During every eval, I find it worth asking why people are coming to physical therapy. Most say, they want to get back to [x] or they can’t do [Y] without severe pain. But every so often people come through the doors that don’t quite have the right motivations. Here are my top three, and unfortunately, top three most common, wrong reasons people come to physical therapy.
1. My spouse is coming– Okay, your spouse happens to have a laundry list of symptoms and conditions. I get it. People might even treat them differently because they are in pain. You might even have a little back pain. But when I ask you why you are coming to PT and you say “because my [spouse] comes,” you can just leave and stop wasting my time. Does the pain you have stop you from doing any functional activities? No. Does the your pain stop you from sleeping/working/exercising? No/No/No. And then the litany of Outcomes Measures basically say there is no existing disfunction. I have plenty of people who need my services because they can’t work, have difficulty taking care of themselves or their children, or they cannot perform the activities they once enjoyed doing, so because your spouse is coming to PT you’re not allowing those in need to truly get the care they deserve.
2. Well, I sprained my ankle three months ago and it’s feeling much better, but I’d like to work on my sagging triceps. Are you kidding me? How did you even get a prescription for physical therapy in the first place? “I’m not motivated enough to workout on my own, but when my insurance will cover a DOCTOR of Physical Therapy to “train me” I’m all about working out. But please don’t give me any home exercises because I will not do them,” is all I really hear when people say that. Another equivalent of this is,”yeah my shoulder sorta hurts, but can we get rid of these [person grabs their love handles]”.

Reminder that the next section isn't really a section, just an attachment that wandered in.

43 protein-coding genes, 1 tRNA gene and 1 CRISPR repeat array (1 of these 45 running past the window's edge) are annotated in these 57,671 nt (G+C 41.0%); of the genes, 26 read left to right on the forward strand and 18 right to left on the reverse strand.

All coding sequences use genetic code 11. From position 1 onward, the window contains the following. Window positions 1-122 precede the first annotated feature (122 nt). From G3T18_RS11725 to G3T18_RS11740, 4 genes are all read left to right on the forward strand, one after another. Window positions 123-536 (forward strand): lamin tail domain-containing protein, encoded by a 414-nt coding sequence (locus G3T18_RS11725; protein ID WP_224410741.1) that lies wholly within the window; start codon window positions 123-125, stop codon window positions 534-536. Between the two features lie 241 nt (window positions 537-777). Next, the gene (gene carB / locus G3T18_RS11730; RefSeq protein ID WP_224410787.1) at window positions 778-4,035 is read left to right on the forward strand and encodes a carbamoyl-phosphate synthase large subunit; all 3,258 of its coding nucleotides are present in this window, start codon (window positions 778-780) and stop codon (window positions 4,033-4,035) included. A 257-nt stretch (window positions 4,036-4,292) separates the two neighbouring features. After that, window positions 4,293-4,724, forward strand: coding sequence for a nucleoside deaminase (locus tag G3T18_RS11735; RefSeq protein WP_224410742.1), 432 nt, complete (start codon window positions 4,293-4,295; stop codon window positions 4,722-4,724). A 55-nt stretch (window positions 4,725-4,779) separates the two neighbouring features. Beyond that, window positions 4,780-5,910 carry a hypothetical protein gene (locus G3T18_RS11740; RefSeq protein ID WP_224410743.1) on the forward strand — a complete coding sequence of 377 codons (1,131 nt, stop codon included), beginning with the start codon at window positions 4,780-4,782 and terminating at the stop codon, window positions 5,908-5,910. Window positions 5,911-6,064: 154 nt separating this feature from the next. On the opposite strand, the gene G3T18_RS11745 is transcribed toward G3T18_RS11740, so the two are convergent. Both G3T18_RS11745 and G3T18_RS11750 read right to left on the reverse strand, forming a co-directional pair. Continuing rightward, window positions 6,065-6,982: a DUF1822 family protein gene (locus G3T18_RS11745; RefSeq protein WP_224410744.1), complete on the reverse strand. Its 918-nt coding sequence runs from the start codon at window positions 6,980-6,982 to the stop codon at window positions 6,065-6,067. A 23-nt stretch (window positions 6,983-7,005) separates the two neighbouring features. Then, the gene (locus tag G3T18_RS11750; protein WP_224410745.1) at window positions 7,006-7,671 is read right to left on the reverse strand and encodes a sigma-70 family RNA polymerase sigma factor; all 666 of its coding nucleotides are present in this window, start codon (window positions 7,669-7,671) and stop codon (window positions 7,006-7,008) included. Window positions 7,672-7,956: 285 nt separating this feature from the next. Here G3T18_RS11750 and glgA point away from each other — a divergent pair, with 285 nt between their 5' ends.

3. My doctor said you’d get me better. There’s no better way to dis-empower a patient than to tell them that they have no control of their rehabilitation. And yet, before even coming through the door, MDs have already set that up by telling their patients that a physical therapist will make them better. Doctors, please try this approach for all physical therapists’ sake. “Yes Ms. Jones, I understand you’re having back pain. I’d like you to go see Mike, a physical therapist, who will work with you to reduce your back pain, increase your activity level and the quality of that movement, and even help you return to some, if not all, of those activities you loved to do up until a few months ago. It will take lots of hard work and will take time, but ultimately, if you are consistent, you will most likely feel better”.
Physical therapy is not just glorified personal training. We as a profession are here to advance people’s functionality, decrease pain, and improve peoples’ quality of life. We are not here to tighten people’s sagging areas unless it’s a “side effect” of gaining muscle in needed areas to improve function, we are not here to provide social hour for you because your spouse also comes, and we are not here to provide passive treatments without patient involvement (see my hummers article).